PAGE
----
The affine Hecke algebra

Arun Ram
Department of Mathematics and Statistics
University of Melbourne
Parkville, VIC 3010 Australia

Last update: 20 February 2013

The affine Hecke algebra

Though we shall never really use the data (G,B,T) it is conceptually useful to note that there is an affine Hecke algebra associated to each triple (GBT) where

An example of this data is when G=GLn(), B is the subgroup of upper triangular invertible matrices, and T is the subgroup of invertible diagonal matrices.

The reason that we can avoid the data (GBT) is that it is equivalent to different data (W,C,L) where

This will be our basic data. In the example where G=GLn() and B and T are the upper triangular and diagonal matrices, respectively,

W=Sn, 𝔥*=n= i=1nεi, C= { μ=i=1n μiεi μ1μn } ,L=i=1n εi, (1.1)

where W=Sn is the symmetric group, acting on 𝔥*=n by permuting the orthonormal basis ε1,,εn. This example will be treated in depth in Sections 5–7. We shall show that the labeling sets (t,J) for weight spaces of affine Hecke algebra representations that are introduced in (2.18) and Corollary 2.19 and used for the classification in Theorem 3.6 are generalizations of standard Young tableaux.

The components W and L in the data (W,C,L) are obtained from (GBT) by

W=N(T)/T,X= Hom(T,*)= {XλλL},

where N(T) is the normalizer of T in G and Hom(T,*) is the set of algebraic group homomorphisms from T to *. The notation is designed so that the multiplication in the group X is

XλXμ= Xλ+μ= XμXλ,for μ,λL, (1.2)

see [Bou1968, III Section 8]. The reflection (or defining) representation of the group W is given by its action on 𝔥*= Ln and with respect to a W-invariant inner product , on 𝔥* the group W is generated by reflections sα in the hyperplanes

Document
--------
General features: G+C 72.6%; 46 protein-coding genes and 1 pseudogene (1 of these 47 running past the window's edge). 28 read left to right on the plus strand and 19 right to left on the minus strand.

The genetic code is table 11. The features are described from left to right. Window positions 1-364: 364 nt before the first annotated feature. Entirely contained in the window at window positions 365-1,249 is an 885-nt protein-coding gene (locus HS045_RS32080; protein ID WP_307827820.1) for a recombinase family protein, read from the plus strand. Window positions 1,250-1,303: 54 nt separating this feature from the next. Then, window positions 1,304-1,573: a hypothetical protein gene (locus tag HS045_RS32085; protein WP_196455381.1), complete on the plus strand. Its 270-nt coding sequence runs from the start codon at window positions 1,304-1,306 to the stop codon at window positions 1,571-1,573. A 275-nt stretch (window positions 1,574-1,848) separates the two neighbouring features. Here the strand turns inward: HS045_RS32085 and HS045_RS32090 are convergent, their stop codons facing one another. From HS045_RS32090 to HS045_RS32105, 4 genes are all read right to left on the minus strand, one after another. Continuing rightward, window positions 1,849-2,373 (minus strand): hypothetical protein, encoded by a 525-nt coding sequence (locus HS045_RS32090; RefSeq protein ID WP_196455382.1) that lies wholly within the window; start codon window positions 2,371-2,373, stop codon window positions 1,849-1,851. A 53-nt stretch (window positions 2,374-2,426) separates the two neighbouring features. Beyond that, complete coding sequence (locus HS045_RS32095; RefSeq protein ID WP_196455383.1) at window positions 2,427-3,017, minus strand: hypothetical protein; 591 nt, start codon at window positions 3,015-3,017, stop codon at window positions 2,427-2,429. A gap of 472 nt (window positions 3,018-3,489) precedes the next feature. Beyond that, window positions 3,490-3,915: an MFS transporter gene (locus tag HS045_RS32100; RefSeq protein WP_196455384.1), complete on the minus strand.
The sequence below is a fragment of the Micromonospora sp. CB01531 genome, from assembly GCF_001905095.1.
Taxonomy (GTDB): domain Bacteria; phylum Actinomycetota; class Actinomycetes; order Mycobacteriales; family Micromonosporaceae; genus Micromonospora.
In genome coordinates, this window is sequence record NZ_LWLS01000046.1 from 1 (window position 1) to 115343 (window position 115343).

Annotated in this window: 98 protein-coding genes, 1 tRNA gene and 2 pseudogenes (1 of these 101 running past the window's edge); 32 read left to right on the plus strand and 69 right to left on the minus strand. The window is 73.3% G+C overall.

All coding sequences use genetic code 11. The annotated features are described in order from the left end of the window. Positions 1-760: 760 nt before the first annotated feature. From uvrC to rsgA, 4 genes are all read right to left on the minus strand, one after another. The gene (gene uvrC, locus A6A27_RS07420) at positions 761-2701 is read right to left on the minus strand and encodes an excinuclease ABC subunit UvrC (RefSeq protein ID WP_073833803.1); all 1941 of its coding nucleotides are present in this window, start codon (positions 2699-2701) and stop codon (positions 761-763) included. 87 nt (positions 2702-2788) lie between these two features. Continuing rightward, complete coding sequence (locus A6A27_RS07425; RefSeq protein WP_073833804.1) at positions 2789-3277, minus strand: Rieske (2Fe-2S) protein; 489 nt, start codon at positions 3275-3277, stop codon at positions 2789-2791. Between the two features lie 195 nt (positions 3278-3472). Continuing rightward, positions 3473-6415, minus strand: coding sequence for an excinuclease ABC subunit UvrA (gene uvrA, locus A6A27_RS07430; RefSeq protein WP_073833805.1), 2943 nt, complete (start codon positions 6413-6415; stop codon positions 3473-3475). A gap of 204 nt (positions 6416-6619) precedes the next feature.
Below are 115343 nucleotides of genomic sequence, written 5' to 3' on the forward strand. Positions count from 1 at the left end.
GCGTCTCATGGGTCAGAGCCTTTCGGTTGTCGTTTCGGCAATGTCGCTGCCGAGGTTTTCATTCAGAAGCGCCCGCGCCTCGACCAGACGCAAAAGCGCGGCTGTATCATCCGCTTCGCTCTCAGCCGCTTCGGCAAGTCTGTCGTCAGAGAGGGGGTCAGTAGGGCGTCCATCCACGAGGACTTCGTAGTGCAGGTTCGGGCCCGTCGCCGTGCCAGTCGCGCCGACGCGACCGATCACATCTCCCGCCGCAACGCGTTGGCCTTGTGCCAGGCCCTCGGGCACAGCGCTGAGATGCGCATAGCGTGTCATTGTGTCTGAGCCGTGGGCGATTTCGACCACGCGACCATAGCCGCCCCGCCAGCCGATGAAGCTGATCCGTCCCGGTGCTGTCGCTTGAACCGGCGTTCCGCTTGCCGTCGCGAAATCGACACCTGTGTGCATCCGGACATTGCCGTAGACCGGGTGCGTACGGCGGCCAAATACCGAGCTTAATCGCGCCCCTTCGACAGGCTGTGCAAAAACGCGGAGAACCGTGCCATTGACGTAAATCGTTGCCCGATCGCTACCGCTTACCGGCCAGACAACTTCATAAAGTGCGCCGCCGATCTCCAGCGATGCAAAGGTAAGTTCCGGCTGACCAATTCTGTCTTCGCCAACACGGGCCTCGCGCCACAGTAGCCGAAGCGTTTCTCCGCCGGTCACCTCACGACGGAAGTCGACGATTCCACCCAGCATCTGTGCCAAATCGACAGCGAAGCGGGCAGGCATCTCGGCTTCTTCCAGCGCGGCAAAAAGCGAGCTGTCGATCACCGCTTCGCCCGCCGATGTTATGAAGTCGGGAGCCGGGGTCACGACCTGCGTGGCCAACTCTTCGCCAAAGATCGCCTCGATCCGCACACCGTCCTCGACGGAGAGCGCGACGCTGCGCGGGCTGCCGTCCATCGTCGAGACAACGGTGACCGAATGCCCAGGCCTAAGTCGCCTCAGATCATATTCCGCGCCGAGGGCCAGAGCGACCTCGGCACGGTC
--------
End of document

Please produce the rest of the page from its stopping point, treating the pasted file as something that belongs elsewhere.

Hα= { x𝔥* x,α=0 } ,αR+. (1.3)

See the picture which appears just before Theorem 1.17. The chambers are the connected components of 𝔥*- ( αR+ Hα ) and these are the fundamental regions for the action of W on 𝔥*. Fixing a choice of a fundamental chamber C corresponds to the choice of the set R+ of positive roots, which corresponds to the choice of B in G.

In our formulation we may view the set R+ as a labeling set for the reflecting hyperplanes Hα in 𝔥* and

C= { x𝔥* x,α>0 for allαR+ } . (1.4)

For a root αR, the positive side of the hyperplane Hα is the side towards C, i.e., { λ𝔥* λ,α>0 } , and the negative side of Hα is the side away from C.

For wW, the inversion set of W is

R(w)= { αR+ wαR- } , (1.5)

where R-=-R+. There is a bijection

W { fundamental chambers for Wacting on𝔥* } , W w-1C (1.6)

and the chamber w-1C is the unique chamber which is on the positive side of Hα for αR(w) and on the negative side of Hα for αR(w).

The simple roots α1,,αn in R+ index the walls Hαi of the fundamental chamber C and the corresponding reflections s1,,sn generate W. In fact, W can be presented by generators s1,s2,,sn and relations

si2 = 1 for1in, sisjsi mijfactors = sjsisj mijfactors forij, (1.7)

where the (acute) angle π/mij between the hyperplanes Hαi and Hαj determines the value mij.

Fix q* with q2±1. The Iwahori–Hecke algebra H associated to (W,C) is the associative algebra over defined by generators T1,T2,,Tn and relations